It's a celebration of my favorite mangaka group (and the lateness is a result of getting two nasty cases of the flu? cold? generic respiratory nastiness in a row), starting with what may be one of the weirdest works they ever made.
MAN OF MANY FACES (Niju Mesno ni Onegai!), by CLAMP. First published in 1990 and first published in North America in 2003.
When Akira Ijyuin isn't busy with the CLAMP School Detectives, he spends his days refining his fine cooking skills and taking care of his two mothers. By night, though, he is the infamous phantom thief 20 Faces, stealing only the finest, most whimsical things at his mothers' request. Like his father before him, Akira can steal just about anything and get away, but what will he do when the kindergarten-aged heiress Utako ends up stealing his heart instead?
I should note that while Man of Many Faces is kind of weird, it's far from unpleasant. After all, it's still part of the CLAMP School universe, and as such it has the same sort of soap-bubble lightness and sweetness that its parents series possesses. It does have one advantage that CLAMP School Detectives did not: the phantom thief angle. It doesn't do anything that other series from Case Closed to Saint Tail haven't already done, but for once sticking to genre formula helps this manga by giving it just enough structure to keep it all from falling in on itself in an adorably quirky pile.
Then there's the romantic angle. On the surface, it just may be the most innocent and adorable thing that CLAMP has ever written. It's literally a couple of children having thoughtful conversations about love under the stars while eating baked goods. Add in the fact that these two are kind of caught up in the most low-stakes two-person love triangle ever, and you end up with something that seems like a better fit for Nakayoshi than it does for Newtype (which means that this is also technically CLAMP's first shonen manga). CLAMP just hopes that you don't think about all the weirdness just under the surface, like the fact that Utako meets Akira in part because she was rejected by her kindergarten homeroom teacher, or how Akira's two mothers seem to live in happy, polygamous bliss with his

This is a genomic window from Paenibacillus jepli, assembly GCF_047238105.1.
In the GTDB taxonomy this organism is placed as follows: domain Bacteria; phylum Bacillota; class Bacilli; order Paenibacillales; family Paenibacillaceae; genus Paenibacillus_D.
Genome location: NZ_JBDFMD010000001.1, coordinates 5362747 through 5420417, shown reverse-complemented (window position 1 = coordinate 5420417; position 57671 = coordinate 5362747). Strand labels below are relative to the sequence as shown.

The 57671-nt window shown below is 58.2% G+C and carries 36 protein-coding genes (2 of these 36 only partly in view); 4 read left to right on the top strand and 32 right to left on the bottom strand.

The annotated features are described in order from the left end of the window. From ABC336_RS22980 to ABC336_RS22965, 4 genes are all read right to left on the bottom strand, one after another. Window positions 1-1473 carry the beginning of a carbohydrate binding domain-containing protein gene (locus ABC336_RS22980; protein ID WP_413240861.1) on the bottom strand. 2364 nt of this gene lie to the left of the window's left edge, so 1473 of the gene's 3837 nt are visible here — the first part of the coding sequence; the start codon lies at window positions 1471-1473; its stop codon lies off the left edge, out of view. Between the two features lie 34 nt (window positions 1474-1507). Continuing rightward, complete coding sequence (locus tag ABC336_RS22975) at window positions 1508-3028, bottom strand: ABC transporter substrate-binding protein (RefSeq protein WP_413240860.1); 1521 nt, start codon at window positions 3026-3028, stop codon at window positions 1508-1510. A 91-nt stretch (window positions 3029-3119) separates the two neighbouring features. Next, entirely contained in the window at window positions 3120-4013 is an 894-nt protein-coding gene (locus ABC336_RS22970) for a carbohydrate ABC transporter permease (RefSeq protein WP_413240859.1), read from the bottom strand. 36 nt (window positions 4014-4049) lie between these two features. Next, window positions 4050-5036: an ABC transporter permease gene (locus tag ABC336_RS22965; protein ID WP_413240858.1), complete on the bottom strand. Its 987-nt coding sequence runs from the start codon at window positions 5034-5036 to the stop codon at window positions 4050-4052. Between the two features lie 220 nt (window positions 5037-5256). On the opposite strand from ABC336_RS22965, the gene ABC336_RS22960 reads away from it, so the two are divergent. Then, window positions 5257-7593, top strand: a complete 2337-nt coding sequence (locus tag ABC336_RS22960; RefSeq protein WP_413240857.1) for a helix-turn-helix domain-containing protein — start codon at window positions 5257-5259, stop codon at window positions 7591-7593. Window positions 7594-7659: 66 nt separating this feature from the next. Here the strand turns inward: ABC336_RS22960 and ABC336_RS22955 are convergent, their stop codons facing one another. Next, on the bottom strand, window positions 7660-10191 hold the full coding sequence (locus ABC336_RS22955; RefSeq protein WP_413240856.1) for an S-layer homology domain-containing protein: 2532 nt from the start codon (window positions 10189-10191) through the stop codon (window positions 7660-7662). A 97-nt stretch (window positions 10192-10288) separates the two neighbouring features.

Yet it's that same mix of wonderful and wonky that gives this series a sort of oddball charm. It wouldn't be the first CLAMP work I would reach for, but like its predecessor it's a good one for kids and one of the more memorable works from their early years.
The art here is a little more loose and fast than what we would see from CLAMP just a few years later. While the characters retain the lushly inked, cat-eyed look that has always been CLAMP's signature style, they also don't quite possess the precision of their later works and there's a lot more reliance on chibis and wacky screentones for effect. The only place where CLAMP lets themselves get lavish is on the chapter splash pages. Overall it's not without its charms, but Man of Many Faces feels a lot more slapdash than most of its contemporaries.
What's less charming is the translation and adaptation. There's a lot more honorifics than normal, along with titles that frankly should be translated like 'oto-san.' There's also a few examples of the sort of anachronistic jokes that tended to be added to punch-up a lot of older Tokyopop translations in the later chapters.
Man of Many Faces is silly and a little strange, but its charms and premise go a long way towards making it the best of the otherwise forgettable CLAMP School manga.
This series was published by Tokyopop. This series is complete in Japan with 2 volumes available. Both volumes have been published and are currently out of print. This series is also available digitally via Viz.